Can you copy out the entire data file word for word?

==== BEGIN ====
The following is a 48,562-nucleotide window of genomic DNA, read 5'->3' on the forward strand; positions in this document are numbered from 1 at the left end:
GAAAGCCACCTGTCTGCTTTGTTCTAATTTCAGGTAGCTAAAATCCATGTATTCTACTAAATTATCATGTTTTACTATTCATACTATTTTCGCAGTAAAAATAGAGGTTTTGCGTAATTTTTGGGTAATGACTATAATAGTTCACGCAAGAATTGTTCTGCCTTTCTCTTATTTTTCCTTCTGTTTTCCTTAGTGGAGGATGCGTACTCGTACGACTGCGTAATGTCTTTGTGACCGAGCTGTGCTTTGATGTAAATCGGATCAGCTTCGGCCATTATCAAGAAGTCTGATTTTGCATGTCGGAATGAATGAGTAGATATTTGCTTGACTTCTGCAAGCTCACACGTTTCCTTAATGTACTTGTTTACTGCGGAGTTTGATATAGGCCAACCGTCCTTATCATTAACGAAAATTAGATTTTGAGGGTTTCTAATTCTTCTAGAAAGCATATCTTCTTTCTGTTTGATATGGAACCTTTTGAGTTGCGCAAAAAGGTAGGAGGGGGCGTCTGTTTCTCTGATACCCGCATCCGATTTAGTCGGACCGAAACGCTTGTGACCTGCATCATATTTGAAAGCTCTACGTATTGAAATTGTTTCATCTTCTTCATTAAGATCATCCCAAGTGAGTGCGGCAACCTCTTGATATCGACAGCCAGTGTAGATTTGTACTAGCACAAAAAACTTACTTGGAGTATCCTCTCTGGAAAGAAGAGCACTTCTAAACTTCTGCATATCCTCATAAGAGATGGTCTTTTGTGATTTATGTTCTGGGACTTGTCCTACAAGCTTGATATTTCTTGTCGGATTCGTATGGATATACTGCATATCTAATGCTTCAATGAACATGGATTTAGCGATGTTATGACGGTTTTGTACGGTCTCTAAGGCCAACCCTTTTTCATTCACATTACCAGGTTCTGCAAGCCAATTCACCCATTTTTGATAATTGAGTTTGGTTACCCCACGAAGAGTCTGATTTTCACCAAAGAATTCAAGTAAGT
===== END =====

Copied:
The following is a 48,562-nucleotide window of genomic DNA, read 5'->3' on the forward strand; positions in this document are numbered from 1 at the left end:
GAAAGCCACCTGTCTGCTTTGTTCTAATTTCAGGTAGCTAAAATCCATGTATTCTACTAAATTATCATGTTTTACTATTCATACTATTTTCGCAGTAAAAATAGAGGTTTTGCGTAATTTTTGGGTAATGACTATAATAGTTCACGCAAGAATTGTTCTGCCTTTCTCTTATTTTTCCTTCTGTTTTCCTTAGTGGAGGATGCGTACTCGTACGACTGCGTAATGTCTTTGTGACCGAGCTGTGCTTTGATGTAAATCGGATCAGCTTCGGCCATTATCAAGAAGTCTGATTTTGCATGTCGGAATGAATGAGTAGATATTTGCTTGACTTCTGCAAGCTCACACGTTTCCTTAATGTACTTGTTTACTGCGGAGTTTGATATAGGCCAACCGTCCTTATCATTAACGAAAATTAGATTTTGAGGGTTTCTAATTCTTCTAGAAAGCATATCTTCTTTCTGTTTGATATGGAACCTTTTGAGTTGCGCAAAAAGGTAGGAGGGGGCGTCTGTTTCTCTGATACCCGCATCCGATTTAGTCGGACCGAAACGCTTGTGACCTGCATCATATTTGAAAGCTCTACGTATTGAAATTGTTTCATCTTCTTCATTAAGATCATCCCAAGTGAGTGCGGCAACCTCTTGATATCGACAGCCAGTGTAGATTTGTACTAGCACAAAAAACTTACTTGGAGTATCCTCTCTGGAAAGAAGAGCACTTCTAAACTTCTGCATATCCTCATAAGAGATGGTCTTTTGTGATTTATGTTCTGGGACTTGTCCTACAAGCTTGATATTTCTTGTCGGATTCGTATGGATATACTGCATATCTAATGCTTCAATGAACATGGATTTAGCGATGTTATGACGGTTTTGTACGGTCTCTAAGGCCAACCCTTTTTCATTCACATTACCAGGTTCTGCAAGCCAATTCACCCATTTTTGATAATTGAGTTTGGTTACCCCACGAAGAGTCTGATTTTCACCAAAGAATTCAAGTAAGT